Enquirer News Update - Updated 6:40 p.m.
Commissioners, prosecutor at odds over suing Bengals
By Cindi Andrews
The Cincinnati Enquirer
Two Hamilton County commissioners accused the prosecutor's office today of trying to derail their effort to hire an out-of-town law firm to assess the county's case - if any - against the Bengals.
"The prosecutor's office has failed to represent our interest in this matter," Commissioner Phil Heimlich said. "They have not lived up to their statutory responsibility."
The rift is over Assistant Prosecutor Brian Hurley's April recommendation of a local law firm to investigate the matter. Heimlich and Commissioner Todd Portune want someone with no Cincinnati connections.
Prosecutor Mike Allen is setting up a meeting with the commissioners to discuss their differences, he said this afternoon.
"The time has come for us to try to work the issues out," Allen said. "As far as I'm concerned, all the options are on the table, with one exception. My office has to stay involved."
Heimlich had threatened today to take advantage of a statute that allows commissioners to spend a limited amount of money on outside lawyers without the prosecutor's approval. Normally, the prosecutor's office helps hire and direct legal counsel.
The commissioners asked the prosecutor's office for an opinion last year on whether the county could sue for breach of the Bengals' Paul Brown Stadium lease because of the team's poor record. The opinion was never released to the public, but Portune has taken a different tack in two lawsuits against the Bengals and the National Football League. He alleges that they're illegally operating as a monopoly and committed fraud to get more taxpayer money.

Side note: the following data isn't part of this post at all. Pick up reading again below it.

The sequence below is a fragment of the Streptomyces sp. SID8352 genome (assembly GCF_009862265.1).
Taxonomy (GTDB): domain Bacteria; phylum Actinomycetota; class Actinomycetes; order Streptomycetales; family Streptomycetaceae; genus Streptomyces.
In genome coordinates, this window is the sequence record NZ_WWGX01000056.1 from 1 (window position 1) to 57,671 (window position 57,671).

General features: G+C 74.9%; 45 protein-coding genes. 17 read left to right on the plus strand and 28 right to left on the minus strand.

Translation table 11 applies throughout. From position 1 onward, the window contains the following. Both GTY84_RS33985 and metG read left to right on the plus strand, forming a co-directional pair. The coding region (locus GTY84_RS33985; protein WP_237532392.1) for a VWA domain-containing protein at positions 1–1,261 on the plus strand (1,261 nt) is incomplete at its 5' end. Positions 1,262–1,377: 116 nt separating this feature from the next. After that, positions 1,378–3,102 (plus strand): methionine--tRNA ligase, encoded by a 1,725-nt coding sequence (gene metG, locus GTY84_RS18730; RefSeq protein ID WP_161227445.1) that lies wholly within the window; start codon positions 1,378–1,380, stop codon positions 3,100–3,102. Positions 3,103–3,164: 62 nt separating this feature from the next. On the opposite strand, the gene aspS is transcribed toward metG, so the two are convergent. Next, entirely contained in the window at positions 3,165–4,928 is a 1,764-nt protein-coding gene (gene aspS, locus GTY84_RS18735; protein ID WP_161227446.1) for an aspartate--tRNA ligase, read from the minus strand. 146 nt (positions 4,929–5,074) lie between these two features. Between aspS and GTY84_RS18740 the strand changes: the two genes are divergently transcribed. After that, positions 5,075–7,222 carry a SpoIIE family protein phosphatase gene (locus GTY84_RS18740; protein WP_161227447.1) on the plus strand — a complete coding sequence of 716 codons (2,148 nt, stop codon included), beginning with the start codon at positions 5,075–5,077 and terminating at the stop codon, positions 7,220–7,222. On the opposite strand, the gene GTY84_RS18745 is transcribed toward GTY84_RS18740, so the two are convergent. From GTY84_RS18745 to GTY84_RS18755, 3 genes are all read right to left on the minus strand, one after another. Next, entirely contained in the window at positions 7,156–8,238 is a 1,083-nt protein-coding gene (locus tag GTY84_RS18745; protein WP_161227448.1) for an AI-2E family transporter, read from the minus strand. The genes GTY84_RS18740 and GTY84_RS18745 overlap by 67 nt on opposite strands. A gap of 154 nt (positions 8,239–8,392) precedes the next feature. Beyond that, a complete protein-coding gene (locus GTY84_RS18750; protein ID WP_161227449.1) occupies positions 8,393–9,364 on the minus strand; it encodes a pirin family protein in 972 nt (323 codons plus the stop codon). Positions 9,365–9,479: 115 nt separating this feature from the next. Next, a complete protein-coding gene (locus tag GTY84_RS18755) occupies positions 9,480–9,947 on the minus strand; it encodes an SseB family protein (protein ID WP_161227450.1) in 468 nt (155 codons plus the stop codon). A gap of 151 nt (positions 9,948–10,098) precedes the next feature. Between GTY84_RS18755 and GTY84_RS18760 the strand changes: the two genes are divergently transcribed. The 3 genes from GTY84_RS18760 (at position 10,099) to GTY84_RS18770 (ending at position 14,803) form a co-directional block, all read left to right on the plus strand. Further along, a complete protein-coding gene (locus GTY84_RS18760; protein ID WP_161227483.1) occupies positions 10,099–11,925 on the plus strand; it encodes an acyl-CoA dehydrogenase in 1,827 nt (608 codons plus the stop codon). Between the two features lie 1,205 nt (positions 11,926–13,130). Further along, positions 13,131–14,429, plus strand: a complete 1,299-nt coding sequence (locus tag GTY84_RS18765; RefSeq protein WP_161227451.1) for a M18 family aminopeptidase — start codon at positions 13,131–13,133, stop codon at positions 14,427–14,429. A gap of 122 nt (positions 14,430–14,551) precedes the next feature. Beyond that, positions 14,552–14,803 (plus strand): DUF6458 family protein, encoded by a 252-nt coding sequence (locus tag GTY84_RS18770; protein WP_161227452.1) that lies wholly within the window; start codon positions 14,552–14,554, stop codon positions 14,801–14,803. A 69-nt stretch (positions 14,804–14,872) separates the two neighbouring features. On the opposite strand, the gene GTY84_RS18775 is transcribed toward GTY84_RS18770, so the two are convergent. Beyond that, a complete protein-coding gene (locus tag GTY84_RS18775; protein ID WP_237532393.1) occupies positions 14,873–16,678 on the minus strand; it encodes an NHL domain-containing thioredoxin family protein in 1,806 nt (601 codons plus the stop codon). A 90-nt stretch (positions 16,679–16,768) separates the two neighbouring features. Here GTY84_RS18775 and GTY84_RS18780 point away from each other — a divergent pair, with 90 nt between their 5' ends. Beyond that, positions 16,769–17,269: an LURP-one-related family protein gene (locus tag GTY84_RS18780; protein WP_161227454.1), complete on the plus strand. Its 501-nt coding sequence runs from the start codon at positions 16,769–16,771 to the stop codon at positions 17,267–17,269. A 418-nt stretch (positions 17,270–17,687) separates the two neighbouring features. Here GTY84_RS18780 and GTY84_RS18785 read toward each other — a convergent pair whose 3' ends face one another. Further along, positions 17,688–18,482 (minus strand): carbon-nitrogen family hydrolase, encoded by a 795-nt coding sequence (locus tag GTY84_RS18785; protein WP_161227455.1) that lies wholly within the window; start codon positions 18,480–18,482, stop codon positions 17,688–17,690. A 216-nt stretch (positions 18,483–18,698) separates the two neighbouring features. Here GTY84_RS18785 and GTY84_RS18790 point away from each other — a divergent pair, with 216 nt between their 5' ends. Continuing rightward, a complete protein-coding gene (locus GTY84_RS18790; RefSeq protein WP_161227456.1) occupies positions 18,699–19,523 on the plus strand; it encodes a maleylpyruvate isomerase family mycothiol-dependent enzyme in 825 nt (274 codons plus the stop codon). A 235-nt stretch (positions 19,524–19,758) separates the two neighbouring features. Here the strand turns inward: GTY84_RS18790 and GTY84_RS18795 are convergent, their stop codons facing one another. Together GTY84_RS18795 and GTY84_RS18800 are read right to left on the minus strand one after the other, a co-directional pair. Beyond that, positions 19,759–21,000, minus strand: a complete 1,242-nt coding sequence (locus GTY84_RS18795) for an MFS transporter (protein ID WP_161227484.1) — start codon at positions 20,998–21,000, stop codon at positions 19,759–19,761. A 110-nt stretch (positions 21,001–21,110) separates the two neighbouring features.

"I do not know whether there are grounds to sue the Bengals ... but to simply let it go would not restore public trust," Heimlich said oday.
As the commissioners neared a decision last week on what outside firm to hire, Commissioner John Dowlin raised the question of whether Portune has a conflict of interest. Assistant Prosecutor Brian Hurley also raised the question in a June letter to commissioners.
Dowlin was absent today.
Portune said his lawsuits shouldn't prevent him from voting on matters related to the Bengals because he filed them on behalf of the county and he does not stand to gain personally. He has asked the Ohio Ethics Commission for an opinion, but that won't come before Sept. 10, ethics commission officials said today.
The county has already spent more than $1 million with law firm Ice Miller of Indianapolis in an attempt to recover some of the $51 million in cost overruns during construction of Paul Brown Stadium.